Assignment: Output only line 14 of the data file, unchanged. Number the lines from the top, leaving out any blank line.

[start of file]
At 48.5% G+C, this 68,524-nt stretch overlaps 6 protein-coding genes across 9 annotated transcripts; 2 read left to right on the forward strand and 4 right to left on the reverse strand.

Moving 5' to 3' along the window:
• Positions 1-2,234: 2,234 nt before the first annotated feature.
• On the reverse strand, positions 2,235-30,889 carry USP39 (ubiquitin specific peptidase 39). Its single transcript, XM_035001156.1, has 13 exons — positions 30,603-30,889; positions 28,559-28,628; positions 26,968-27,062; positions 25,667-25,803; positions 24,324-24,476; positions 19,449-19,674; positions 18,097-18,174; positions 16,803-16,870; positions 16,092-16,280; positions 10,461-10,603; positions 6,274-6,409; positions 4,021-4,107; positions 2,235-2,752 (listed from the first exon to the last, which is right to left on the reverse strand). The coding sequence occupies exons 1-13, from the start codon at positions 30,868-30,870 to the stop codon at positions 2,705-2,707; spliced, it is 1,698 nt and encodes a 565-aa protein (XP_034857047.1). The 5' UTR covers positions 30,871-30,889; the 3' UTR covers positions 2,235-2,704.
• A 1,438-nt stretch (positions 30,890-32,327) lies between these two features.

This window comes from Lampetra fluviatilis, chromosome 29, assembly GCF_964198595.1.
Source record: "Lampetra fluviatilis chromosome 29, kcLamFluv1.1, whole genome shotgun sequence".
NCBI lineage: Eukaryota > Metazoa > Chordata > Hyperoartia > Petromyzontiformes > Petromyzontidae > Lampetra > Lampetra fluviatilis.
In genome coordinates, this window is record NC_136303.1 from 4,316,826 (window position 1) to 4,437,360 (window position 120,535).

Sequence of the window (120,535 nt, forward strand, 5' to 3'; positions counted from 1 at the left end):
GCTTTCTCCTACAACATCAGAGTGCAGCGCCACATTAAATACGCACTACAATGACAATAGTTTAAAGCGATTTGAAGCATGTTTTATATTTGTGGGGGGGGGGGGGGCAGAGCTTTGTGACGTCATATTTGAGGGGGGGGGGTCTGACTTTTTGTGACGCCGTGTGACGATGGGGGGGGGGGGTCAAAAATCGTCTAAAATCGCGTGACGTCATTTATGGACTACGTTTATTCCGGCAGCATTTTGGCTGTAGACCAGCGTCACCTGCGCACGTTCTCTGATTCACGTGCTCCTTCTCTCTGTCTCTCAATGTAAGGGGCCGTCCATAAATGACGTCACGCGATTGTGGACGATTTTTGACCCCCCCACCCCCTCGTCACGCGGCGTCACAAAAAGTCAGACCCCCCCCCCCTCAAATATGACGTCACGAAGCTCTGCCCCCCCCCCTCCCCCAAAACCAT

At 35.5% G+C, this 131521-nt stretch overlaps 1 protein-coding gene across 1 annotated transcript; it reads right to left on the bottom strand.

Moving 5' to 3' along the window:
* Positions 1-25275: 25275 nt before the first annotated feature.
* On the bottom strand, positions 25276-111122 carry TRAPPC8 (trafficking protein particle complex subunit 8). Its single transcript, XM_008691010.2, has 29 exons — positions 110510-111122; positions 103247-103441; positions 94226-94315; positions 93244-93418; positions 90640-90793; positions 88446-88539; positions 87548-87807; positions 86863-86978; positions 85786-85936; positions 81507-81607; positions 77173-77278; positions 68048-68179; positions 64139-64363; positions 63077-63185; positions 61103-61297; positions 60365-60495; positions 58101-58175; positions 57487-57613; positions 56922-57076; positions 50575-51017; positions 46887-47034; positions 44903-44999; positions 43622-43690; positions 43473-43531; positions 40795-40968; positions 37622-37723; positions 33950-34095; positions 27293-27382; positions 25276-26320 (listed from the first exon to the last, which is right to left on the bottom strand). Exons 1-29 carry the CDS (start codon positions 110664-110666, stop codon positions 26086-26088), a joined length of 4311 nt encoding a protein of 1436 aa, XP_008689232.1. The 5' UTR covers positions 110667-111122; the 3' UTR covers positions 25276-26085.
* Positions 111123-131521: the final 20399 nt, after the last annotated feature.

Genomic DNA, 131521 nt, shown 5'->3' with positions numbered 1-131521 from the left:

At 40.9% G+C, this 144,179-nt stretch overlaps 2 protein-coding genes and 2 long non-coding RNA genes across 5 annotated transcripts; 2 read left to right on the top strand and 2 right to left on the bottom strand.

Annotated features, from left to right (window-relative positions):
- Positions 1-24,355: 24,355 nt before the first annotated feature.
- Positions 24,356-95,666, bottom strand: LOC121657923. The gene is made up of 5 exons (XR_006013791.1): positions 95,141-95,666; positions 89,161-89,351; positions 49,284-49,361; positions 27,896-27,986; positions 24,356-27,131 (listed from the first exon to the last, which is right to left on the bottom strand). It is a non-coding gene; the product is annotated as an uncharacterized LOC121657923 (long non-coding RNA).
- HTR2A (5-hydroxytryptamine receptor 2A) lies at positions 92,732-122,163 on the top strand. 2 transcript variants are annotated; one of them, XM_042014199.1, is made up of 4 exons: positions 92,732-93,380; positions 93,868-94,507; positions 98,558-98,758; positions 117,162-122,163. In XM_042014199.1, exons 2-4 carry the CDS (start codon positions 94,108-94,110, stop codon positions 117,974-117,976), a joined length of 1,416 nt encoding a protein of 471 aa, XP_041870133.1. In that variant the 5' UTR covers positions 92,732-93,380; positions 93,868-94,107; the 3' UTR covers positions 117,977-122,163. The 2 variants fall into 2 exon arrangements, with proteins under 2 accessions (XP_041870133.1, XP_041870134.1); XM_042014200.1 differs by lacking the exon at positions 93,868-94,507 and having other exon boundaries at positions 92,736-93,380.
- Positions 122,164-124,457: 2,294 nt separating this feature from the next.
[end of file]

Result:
* Positions 1-25275: 25275 nt before the first annotated feature.